The winner was Helen Lloyd Elliot - and very deserved it was too. I thought she might get edged because in some ways she's very close to the winner at Blackpool in Episode 4.

The view was that she was a great painter, using great brushmarks while hovering between abstraction and realism.

I think Helen will be in the final. She talked about the win giving her confidence. I don't think she needs it, I think she just knows how to respond to a scene and how to paint it.
and in my last review - of the semi-final
Helen is a very effective colourist and observer of scenes who delivers more than can be seen by more ordinary mortals.

I'm hoping she wins the Final.

The Location

The Final has two locations:
  • the location for the Final Painting in 4 Hours
  • the place(s) about which the Commissions are painted.

Portmeirion - the Final Pod Paintings

The Pods were set up in the middle of the Italianate village of Portmeirion in North Wales which became better known to those watching television when it hosted the cult tv series called The Prisoner in the 1960s.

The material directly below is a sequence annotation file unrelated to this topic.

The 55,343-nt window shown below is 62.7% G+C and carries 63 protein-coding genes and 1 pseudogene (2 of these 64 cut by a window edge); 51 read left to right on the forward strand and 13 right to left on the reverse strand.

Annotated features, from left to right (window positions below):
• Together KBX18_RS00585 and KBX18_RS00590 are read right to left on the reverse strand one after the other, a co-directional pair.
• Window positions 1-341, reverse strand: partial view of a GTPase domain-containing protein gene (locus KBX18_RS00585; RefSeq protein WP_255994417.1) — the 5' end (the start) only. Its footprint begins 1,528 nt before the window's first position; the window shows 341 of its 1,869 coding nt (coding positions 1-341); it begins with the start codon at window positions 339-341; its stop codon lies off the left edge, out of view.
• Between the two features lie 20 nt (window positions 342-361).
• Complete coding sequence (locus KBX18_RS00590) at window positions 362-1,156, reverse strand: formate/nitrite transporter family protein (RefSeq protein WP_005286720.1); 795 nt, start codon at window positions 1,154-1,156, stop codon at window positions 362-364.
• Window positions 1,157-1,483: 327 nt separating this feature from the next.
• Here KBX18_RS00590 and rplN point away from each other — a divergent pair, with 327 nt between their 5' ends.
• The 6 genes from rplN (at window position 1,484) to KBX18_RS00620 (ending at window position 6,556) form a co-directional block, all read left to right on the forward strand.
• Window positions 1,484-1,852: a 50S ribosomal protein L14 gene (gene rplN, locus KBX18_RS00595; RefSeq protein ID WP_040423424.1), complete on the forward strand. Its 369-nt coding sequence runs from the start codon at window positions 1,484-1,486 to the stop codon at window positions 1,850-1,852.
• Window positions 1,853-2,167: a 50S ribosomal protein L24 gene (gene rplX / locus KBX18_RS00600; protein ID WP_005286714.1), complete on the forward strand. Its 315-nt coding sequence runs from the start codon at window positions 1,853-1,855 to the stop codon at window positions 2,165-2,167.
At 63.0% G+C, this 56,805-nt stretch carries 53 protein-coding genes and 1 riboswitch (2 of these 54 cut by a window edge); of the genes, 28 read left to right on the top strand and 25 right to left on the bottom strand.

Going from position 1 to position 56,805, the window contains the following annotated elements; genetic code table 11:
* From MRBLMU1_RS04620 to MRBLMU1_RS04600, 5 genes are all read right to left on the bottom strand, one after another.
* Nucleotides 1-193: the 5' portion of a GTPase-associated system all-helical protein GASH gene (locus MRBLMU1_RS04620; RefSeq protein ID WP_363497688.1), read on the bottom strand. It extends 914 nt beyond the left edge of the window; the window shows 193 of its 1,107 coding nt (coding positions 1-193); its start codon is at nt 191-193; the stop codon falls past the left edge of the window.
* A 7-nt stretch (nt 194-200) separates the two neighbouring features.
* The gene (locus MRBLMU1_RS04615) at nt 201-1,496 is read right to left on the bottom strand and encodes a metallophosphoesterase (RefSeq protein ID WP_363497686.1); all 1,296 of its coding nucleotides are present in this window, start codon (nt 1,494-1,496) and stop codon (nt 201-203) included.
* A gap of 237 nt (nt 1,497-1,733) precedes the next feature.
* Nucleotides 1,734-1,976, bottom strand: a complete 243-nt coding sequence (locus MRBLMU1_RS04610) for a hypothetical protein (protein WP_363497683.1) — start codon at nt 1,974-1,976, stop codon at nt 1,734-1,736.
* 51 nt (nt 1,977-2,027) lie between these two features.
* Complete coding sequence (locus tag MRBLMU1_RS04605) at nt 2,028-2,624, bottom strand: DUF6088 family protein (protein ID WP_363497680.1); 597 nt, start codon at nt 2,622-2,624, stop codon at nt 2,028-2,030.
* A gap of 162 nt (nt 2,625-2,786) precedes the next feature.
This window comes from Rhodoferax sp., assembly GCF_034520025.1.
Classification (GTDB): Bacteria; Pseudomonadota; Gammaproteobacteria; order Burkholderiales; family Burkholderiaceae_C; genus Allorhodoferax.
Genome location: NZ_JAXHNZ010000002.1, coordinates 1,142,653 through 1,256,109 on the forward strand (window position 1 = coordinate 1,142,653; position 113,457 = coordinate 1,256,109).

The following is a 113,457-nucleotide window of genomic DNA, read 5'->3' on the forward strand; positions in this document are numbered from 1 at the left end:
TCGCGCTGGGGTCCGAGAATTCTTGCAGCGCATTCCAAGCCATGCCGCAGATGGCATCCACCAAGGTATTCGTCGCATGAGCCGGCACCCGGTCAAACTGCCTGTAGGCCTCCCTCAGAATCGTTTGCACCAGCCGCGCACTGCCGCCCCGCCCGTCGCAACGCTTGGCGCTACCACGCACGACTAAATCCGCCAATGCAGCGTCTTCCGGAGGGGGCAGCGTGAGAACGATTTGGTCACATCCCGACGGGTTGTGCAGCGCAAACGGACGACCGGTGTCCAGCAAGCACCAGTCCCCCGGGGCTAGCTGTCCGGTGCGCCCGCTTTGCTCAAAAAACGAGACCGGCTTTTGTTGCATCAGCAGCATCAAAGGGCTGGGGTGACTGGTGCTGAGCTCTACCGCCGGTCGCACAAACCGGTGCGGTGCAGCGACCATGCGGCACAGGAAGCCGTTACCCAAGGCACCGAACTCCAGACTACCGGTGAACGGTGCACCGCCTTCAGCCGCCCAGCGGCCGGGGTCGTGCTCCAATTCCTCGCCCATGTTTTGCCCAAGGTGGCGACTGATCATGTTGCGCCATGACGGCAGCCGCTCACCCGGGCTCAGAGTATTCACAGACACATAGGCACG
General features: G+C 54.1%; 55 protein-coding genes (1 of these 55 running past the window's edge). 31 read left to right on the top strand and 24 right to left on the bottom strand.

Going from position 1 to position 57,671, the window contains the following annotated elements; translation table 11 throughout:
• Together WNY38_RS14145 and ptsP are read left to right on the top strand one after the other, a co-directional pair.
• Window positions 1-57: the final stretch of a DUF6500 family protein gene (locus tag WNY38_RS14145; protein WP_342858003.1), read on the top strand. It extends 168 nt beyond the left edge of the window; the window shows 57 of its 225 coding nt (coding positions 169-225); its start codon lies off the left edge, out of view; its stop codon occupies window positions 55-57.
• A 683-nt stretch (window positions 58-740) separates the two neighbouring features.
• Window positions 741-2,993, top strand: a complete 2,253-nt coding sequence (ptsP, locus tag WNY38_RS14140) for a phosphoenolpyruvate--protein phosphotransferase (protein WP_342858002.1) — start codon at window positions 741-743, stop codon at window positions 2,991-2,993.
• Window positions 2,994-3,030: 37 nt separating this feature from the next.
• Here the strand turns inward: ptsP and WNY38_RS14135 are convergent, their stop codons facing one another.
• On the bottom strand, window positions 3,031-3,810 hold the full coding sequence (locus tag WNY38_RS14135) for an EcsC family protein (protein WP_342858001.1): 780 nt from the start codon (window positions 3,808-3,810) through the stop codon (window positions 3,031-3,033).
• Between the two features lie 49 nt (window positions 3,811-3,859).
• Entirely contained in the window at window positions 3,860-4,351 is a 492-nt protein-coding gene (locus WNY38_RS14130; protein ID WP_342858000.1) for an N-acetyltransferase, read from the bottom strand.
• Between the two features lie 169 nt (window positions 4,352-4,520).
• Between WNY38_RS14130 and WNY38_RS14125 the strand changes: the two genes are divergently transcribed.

For me it's not what I'd call an ideal location for a Final - if for no other reason than
  • the quantity of tourists around and about - and associated noise
  • the very limited number of places you can place the pods.
There are great views down at the harbour - but I'm not sure these were what they wanted irrespective of the stone boat - which I naively thought was why this location had been chosen!

The 'faux' Italianate village of Portmeirion
- built by Clough Williams-Ellis between 1925 and 1975

Dungeness - the Commission Paintings

For the first time ever in #LAOTY, all three artists went to the same place for their Commission painting - Dungeness - which has one of the largest expanses of shingle in Europe and is a site of conservation and special scientific interest (not that the latter got a mention!)

Another difference was that it was also unclear who the commission was for.